On November 8, GlaxoSmithKline (GSK) announced that the phase IIb clinical results of the antisense oligonucleotide bepirovirsen in the treatment of chronic hepatitis B will be presented at the meeting of the American Association for the Study of Liver Diseases and published in the “New England Journal of Medicine”.
B-Clear is a randomized, partially blinded, parallel-cohort, multicenter Phase IIb clinical study to evaluate patients with chronic hepatitis B who were initially receiving stable nucleoside (acid) analog (NA) therapy or did not receive NA therapy Efficacy and safety of 12 or 24 weeks of treatment with bepirovirsen. The primary endpoint was the proportion of patients who achieved hepatitis B surface antigen (HBsAg) < lower limit of detection (LLOD) and HBV DNA < lower limit of quantification (LLOQ) after 24 weeks of bepirovirsen treatment without rescue therapy.
Preliminary data released on June 25 showed that 28% to 29% of patients had undetectable virus levels after 24 weeks of treatment with bepirovirsen.
The published results are the follow-up observations after 24 weeks of drug withdrawal. The results showed that 9% to 10% of patients had undetectable virus levels 24 weeks after discontinuation of bepirovirsen.
GSK said that, as expected, some subjects experienced relapses after treatment ended, thus causing their infections to increase to detectable levels, but it was not entirely clear what caused the two data gaps to be so large. But GSK also noted that even a 10 percent benefit would be about 10 times greater than current standard therapy.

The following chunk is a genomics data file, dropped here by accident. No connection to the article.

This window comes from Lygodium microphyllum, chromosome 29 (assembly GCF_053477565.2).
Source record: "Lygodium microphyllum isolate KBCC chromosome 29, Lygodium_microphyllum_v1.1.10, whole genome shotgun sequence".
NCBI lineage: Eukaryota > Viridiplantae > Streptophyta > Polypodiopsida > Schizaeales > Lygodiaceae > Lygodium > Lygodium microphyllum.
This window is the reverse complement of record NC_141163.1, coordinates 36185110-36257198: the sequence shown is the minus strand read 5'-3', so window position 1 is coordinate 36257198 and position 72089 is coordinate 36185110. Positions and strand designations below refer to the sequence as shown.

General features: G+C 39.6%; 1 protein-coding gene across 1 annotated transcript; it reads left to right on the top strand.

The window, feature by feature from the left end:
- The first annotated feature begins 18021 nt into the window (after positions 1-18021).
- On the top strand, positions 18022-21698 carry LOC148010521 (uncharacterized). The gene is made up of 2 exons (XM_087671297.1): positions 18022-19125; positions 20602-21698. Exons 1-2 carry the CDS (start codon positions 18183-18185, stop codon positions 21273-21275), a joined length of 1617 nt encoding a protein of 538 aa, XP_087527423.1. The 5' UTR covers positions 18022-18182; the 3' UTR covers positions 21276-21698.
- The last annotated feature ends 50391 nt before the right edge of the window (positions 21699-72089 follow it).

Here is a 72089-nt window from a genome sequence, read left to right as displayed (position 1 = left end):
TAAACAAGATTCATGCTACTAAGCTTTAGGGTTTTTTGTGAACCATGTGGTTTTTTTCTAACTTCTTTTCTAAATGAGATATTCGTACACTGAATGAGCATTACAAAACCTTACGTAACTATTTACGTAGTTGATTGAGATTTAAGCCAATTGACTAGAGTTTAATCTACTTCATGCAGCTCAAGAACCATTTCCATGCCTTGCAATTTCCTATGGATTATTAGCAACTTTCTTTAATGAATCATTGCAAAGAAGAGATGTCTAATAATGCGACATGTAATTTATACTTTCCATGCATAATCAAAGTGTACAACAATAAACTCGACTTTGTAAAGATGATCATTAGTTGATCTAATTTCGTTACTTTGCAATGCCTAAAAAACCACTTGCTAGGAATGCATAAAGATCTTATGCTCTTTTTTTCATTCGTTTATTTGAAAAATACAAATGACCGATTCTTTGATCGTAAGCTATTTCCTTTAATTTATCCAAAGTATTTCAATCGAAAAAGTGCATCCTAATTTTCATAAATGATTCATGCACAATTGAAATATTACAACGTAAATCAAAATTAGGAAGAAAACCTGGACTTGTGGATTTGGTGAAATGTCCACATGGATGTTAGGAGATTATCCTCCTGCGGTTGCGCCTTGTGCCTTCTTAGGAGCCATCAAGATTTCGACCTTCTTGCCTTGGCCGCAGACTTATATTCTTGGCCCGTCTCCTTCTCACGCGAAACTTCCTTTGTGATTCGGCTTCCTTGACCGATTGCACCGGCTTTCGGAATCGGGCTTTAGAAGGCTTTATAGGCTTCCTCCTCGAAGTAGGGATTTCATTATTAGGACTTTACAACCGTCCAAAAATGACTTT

The results also showed that among patients with low baseline HBsAg levels, 16% of those who started taking NA had undetectable virus, and 25% of those who did not take NA.
The B-Sure trial will investigate the durability of response, with an additional 33 months of follow-up; and will investigate whether bepirovirsen continues to show reductions in HBsAg and HBV DNA levels after stopping other treatments, proving that a functional cure can be achieved.
Functional cure refers to the disappearance of HBsAg with or without seroconversion after a limited course of treatment, undetectable HBV DNA in serum, reduction of liver tissue inflammation and fibrosis, and a reduction in the risk of hepatocellular carcinoma over time.
said Chris Corsico, senior vice president of development at GlaxoSmithKline. “The results of this B-Clear study represent a promising and important step forward for the approximately 300 million chronic hepatitis B patients. We look forward to further confirmation of bepirovirsen’s function in the Phase III study and will explore potential sequential therapy program to help more people with chronic hepatitis B achieve a functional cure.”
Current treatments for hepatitis B include interferon-like molecules and NAs such as entecavir, tenofovir disoproxil fumarate, and tenofovir alafenamide. Interferon molecules boost the immune system, while NA prevents or slows viral replication. Even with the combination, however, only a small percentage of patients had undetectable HBsAg levels.
Bepirovirsen is an antisense oligonucleotide that can specifically recognize the mRNA used to express viral antigens (pathogenic proteins) in HBV-infected liver cells, inactivate the viral mRNA by mobilizing the liver’s own enzyme system, and inhibit viral proteins The level of HBsAg in order to achieve the purpose of functional cure of hepatitis B.